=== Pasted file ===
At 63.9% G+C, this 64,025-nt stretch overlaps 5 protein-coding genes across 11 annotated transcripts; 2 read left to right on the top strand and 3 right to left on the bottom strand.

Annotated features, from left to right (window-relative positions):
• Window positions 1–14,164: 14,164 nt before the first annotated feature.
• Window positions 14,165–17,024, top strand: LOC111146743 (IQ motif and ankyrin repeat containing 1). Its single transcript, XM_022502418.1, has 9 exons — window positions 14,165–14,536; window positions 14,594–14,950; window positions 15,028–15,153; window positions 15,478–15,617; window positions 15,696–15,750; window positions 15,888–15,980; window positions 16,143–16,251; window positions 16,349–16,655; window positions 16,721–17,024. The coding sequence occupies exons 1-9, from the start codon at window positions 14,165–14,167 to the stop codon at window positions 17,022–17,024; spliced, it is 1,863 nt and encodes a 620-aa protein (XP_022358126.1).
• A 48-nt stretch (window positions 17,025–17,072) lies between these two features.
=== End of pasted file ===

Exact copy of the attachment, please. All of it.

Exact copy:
At 63.9% G+C, this 64,025-nt stretch overlaps 5 protein-coding genes across 11 annotated transcripts; 2 read left to right on the top strand and 3 right to left on the bottom strand.

Annotated features, from left to right (window-relative positions):
• Window positions 1–14,164: 14,164 nt before the first annotated feature.
• Window positions 14,165–17,024, top strand: LOC111146743 (IQ motif and ankyrin repeat containing 1). Its single transcript, XM_022502418.1, has 9 exons — window positions 14,165–14,536; window positions 14,594–14,950; window positions 15,028–15,153; window positions 15,478–15,617; window positions 15,696–15,750; window positions 15,888–15,980; window positions 16,143–16,251; window positions 16,349–16,655; window positions 16,721–17,024. The coding sequence occupies exons 1-9, from the start codon at window positions 14,165–14,167 to the stop codon at window positions 17,022–17,024; spliced, it is 1,863 nt and encodes a 620-aa protein (XP_022358126.1).
• A 48-nt stretch (window positions 17,025–17,072) lies between these two features.